Despite the setback, Niyonsaba was not finished. In the next couple of months, she set the Diamond League circuit on fire by winning all her 5000m. In Zagreb, she became the first woman with DSD (Difference of sexual development) to create a world record.
She ran an amazing 5:2.56 over the course of 2000m. She won the Brussels, Paris, and Zurich (Finals), Diamond Leagues, defeating Rio 2016 silver medalist Helen Obiri every time.
In an exclusive interview with the Olympic channel, Francine said- “I know people keep talking, you can’t make them stop. I like it because I will take that as motivation. I didn’t choose to be born like this. I was created by God. So, if someone has more questions about it, maybe you can ask God. I love myself. I will still be Francine. I will not change. I will not stop my vision. I will keep my passion. I love running and I will not stop running.” Niyonsaba is an inspiration and will continue to inspire the world to stand tall in the face of adversity.
‘Consistency is the secret to success’ feat Kirani James
At the age of 19 in London, Kirani James won the first-ever Olympic gold medal for Grenada and in the process became the first person outside America to go under 44 seconds for 400m.
Before 2012 James was a superstar in the making. Even before London he had won the Daegu world championship at the age of 18. James was a teenager when hurricane Ivan destroyed Grenada. The only synthetic track in the country was in ruins. This forced him to practice in grass and mud. In the later years, when James went from strength to strength as his country struggled to rebuild.
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While the country struggled due to the aftermath of Ivan, James had brought happiness and jubilation by winning the first ever medal. Four years later, he brought in the country’s second medal in the form of silver.
However, post-Rio Olympics 2016 Kirani’s timings started dipping gravely and he was overcome with fatigue. This forced him to take a blood test which revealed that he was suffering from Graves’ disease. He spent more than a year out of the sport after his diagnosis, tweaking medication and getting advice on how to manage the condition alongside his training workload.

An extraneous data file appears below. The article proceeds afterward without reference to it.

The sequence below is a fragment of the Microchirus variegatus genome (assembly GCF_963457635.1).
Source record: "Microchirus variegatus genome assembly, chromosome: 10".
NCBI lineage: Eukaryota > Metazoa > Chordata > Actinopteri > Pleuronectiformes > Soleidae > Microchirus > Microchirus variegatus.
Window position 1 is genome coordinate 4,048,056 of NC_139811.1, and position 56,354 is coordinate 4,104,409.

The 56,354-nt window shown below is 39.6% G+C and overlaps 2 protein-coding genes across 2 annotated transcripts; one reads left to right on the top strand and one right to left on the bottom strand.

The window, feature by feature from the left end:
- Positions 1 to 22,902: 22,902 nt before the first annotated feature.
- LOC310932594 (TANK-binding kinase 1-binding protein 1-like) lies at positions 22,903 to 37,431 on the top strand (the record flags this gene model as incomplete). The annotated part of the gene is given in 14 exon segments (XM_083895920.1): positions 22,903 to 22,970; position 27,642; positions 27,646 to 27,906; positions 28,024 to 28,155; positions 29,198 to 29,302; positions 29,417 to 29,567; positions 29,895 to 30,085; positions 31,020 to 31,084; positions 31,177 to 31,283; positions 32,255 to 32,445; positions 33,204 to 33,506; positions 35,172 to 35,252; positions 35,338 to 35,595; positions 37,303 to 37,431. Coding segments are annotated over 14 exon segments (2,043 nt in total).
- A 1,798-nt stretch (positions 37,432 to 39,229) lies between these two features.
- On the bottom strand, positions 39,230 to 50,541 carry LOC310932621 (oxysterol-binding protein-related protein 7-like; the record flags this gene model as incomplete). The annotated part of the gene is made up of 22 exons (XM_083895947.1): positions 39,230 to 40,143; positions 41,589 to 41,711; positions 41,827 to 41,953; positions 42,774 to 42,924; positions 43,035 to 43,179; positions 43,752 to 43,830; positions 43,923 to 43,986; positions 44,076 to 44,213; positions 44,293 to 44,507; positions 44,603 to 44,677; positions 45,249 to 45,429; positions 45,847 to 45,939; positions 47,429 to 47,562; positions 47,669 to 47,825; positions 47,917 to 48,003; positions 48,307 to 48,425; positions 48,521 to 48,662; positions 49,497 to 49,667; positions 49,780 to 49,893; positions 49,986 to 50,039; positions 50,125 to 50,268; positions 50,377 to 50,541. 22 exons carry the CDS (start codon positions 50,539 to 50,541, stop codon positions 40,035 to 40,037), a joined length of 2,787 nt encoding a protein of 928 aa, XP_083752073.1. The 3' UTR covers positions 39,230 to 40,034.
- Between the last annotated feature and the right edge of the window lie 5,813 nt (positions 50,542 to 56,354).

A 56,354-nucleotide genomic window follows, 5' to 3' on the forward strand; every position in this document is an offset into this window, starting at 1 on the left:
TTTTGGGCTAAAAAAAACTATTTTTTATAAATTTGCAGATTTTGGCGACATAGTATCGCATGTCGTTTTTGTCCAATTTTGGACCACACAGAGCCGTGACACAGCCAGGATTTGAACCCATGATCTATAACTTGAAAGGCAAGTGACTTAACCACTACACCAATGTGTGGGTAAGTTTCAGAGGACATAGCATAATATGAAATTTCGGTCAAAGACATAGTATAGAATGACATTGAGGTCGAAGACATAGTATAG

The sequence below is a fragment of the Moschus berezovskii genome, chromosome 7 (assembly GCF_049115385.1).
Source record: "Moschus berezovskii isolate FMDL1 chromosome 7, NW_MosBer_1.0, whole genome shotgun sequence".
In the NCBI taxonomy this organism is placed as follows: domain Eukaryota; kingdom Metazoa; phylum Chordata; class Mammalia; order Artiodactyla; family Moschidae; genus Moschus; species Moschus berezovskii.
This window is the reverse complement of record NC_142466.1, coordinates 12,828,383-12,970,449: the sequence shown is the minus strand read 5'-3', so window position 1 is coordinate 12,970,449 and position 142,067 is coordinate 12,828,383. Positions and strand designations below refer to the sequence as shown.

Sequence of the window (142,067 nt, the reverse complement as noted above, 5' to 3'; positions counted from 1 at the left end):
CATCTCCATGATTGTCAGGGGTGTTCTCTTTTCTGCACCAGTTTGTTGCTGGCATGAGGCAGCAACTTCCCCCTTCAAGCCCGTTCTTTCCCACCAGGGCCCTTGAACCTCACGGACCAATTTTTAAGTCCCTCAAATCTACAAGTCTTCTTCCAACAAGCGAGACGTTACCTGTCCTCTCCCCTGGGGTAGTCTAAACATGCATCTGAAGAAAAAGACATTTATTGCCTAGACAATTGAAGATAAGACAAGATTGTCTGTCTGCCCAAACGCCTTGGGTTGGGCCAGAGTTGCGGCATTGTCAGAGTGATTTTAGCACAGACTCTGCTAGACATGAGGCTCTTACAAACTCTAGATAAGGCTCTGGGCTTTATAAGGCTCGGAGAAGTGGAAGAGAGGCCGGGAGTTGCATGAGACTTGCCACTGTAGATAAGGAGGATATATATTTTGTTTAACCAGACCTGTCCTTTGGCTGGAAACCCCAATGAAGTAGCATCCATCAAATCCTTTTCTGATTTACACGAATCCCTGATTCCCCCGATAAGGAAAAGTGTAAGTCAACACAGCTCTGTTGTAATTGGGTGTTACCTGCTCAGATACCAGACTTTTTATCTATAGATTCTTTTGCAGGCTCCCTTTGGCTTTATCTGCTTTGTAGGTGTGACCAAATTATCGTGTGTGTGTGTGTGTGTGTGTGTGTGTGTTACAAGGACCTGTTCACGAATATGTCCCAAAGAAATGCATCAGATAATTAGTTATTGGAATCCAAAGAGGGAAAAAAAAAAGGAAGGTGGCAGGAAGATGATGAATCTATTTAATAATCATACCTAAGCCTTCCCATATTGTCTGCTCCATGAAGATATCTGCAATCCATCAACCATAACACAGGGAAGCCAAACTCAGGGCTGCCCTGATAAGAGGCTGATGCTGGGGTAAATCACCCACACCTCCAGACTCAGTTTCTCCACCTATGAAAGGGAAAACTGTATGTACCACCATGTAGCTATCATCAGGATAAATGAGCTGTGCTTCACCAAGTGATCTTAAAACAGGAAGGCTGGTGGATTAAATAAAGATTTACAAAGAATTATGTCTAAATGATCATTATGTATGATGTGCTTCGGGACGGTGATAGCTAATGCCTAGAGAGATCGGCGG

It almost took three years for James to completely recover and had only run five races since his diagnosis. Nonetheless, he finished in a respectable 7th position in the 2017 London world championship finals. James, who was set to resume his career in 2019, faced additional setbacks, not least the death of his mother, Annie, who died from kidney disease in May.
He also picked up some niggling injuries and so decided to wait until later in the year to open his season. The postponement of the Olympics due to the pandemic was a blessing in disguise to James as it gave him enough time to recover and start off fresh before the Olympics. The pre-Olympic season was a mixed bag for the Grenadian as his performances varied.
However, one thing was for sure, James was fit again to race at the highest level. At the Tokyo Games, he finished with a bronze behind Steven Gardiner and Anthony Zambrano. He became the first person to win a gold, silver and a bronze medal in the 400m at Olympics. The biggest life lesson one can take from Kirani’s career thus far is his dedication and will to be consistent. Facing the adversities Kirani did not give up. He made sure that he was there. He did not care what the world thought about him.
He was not afraid to give his best. After Kirani’s victory, The Grenadian prime minister congratulated James saying “The fact that he was able to win a medal is highly significant because he accomplished this after being diagnosed with Graves’ Disease. Coming back to competition after being away for a significant amount of time and being able to secure third place is an accomplishment beyond gold. He demonstrated true tenacity, and as a nation, we are extremely proud of him.”
Kirani’s longevity and his ability to bounce back from difficulties have shown the world that no matter what, believe in yourself and show up. The most important thing in life is to show up. Whether you win or lose is secondary. The fact that you tried is more satisfying than not being there. As the younger generation is taking over the baton of athletics Kirani stands as a testament to time and a true inspiration not only for athletes but everyone out there who are thinking of giving up.